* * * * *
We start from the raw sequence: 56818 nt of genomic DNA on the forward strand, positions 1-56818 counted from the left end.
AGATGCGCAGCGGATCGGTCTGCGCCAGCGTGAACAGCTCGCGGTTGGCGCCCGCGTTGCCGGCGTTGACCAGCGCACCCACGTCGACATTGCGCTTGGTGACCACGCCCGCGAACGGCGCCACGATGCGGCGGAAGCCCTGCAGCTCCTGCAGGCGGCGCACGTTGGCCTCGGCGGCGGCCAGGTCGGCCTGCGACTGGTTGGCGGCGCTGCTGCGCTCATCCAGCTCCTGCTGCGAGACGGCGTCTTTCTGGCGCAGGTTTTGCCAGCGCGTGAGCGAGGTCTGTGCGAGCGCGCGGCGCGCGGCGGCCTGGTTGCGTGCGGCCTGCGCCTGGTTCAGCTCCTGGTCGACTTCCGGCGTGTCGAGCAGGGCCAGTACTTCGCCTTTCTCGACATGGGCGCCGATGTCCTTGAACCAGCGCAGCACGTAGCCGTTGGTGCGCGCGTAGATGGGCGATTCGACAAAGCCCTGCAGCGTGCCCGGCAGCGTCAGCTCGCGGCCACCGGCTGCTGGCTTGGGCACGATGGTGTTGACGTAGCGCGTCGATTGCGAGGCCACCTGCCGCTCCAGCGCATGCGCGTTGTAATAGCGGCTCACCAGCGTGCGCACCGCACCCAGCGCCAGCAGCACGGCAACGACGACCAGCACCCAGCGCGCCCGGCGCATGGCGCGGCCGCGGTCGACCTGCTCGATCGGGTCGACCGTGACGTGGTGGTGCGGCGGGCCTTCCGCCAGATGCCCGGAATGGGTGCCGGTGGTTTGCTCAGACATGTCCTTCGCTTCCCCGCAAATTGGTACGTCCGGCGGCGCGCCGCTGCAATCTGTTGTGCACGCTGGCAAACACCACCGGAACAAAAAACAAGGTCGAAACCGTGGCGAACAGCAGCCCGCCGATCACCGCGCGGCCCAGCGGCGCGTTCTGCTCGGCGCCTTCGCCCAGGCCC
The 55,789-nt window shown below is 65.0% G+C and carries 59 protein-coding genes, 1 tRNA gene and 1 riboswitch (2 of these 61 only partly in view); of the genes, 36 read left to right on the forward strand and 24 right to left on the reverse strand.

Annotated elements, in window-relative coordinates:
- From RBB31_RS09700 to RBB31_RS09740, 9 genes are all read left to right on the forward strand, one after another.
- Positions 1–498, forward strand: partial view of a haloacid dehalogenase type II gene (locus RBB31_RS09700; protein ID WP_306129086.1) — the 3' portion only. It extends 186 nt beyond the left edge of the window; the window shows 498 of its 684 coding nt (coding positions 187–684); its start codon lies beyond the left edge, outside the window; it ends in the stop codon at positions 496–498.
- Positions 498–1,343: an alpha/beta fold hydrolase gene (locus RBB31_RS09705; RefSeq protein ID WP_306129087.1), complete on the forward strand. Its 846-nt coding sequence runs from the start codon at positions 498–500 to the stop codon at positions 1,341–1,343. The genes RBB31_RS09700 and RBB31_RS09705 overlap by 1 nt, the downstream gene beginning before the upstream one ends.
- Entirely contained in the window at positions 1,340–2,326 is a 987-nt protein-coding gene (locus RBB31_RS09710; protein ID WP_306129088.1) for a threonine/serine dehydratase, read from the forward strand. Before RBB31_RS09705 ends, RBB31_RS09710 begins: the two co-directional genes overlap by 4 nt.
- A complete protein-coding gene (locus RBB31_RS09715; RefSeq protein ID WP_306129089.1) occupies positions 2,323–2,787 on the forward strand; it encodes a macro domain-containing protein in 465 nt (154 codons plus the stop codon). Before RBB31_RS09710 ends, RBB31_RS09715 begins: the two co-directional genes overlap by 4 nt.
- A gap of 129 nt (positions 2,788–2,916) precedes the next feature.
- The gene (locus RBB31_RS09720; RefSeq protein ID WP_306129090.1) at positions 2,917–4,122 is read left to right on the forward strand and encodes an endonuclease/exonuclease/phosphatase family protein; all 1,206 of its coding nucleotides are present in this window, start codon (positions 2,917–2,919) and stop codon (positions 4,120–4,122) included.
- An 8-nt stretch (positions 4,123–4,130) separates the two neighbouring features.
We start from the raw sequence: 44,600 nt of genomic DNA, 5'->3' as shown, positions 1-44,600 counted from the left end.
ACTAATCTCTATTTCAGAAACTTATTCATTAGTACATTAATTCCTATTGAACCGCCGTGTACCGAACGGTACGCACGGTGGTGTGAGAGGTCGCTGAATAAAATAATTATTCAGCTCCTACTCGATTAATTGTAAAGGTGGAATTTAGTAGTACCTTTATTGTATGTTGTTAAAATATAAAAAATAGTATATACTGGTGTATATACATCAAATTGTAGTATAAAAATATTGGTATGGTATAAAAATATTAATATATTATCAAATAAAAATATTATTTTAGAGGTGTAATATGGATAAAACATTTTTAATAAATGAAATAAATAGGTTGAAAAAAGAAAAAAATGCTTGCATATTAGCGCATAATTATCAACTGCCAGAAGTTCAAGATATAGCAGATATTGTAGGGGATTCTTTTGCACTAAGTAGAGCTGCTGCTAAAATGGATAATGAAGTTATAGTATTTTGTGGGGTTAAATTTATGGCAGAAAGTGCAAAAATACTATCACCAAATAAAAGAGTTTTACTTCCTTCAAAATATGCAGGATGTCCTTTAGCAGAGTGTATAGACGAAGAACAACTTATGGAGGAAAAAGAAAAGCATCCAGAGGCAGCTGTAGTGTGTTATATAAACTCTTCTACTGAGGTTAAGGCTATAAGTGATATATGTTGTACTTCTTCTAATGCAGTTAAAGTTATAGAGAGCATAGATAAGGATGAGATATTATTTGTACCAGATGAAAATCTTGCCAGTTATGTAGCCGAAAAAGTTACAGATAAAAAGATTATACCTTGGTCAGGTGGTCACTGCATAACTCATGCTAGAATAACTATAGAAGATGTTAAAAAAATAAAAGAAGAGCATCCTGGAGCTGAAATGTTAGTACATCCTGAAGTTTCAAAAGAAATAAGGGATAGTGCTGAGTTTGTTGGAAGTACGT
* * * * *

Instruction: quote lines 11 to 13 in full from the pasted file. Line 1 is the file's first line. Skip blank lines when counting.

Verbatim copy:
- The gene (locus RBB31_RS09720; RefSeq protein ID WP_306129090.1) at positions 2,917–4,122 is read left to right on the forward strand and encodes an endonuclease/exonuclease/phosphatase family protein; all 1,206 of its coding nucleotides are present in this window, start codon (positions 2,917–2,919) and stop codon (positions 4,120–4,122) included.
- An 8-nt stretch (positions 4,123–4,130) separates the two neighbouring features.
We start from the raw sequence: 44,600 nt of genomic DNA, 5'->3' as shown, positions 1-44,600 counted from the left end.